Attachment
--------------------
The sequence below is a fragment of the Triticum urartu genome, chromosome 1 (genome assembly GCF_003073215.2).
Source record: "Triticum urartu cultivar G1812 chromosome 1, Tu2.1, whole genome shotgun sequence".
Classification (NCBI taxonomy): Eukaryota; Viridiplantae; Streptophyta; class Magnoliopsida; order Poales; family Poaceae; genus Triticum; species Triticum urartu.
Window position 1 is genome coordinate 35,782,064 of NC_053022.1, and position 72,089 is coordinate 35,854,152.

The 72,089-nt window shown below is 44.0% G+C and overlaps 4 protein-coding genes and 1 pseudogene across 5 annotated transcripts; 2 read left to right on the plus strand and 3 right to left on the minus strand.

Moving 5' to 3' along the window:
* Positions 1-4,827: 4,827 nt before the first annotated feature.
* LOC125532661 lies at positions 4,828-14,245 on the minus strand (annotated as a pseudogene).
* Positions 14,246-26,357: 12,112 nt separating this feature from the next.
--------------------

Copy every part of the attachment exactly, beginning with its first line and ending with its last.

The sequence below is a fragment of the Triticum urartu genome, chromosome 1 (genome assembly GCF_003073215.2).
Source record: "Triticum urartu cultivar G1812 chromosome 1, Tu2.1, whole genome shotgun sequence".
Classification (NCBI taxonomy): Eukaryota; Viridiplantae; Streptophyta; class Magnoliopsida; order Poales; family Poaceae; genus Triticum; species Triticum urartu.
Window position 1 is genome coordinate 35,782,064 of NC_053022.1, and position 72,089 is coordinate 35,854,152.

The 72,089-nt window shown below is 44.0% G+C and overlaps 4 protein-coding genes and 1 pseudogene across 5 annotated transcripts; 2 read left to right on the plus strand and 3 right to left on the minus strand.

Moving 5' to 3' along the window:
* Positions 1-4,827: 4,827 nt before the first annotated feature.
* LOC125532661 lies at positions 4,828-14,245 on the minus strand (annotated as a pseudogene).
* Positions 14,246-26,357: 12,112 nt separating this feature from the next.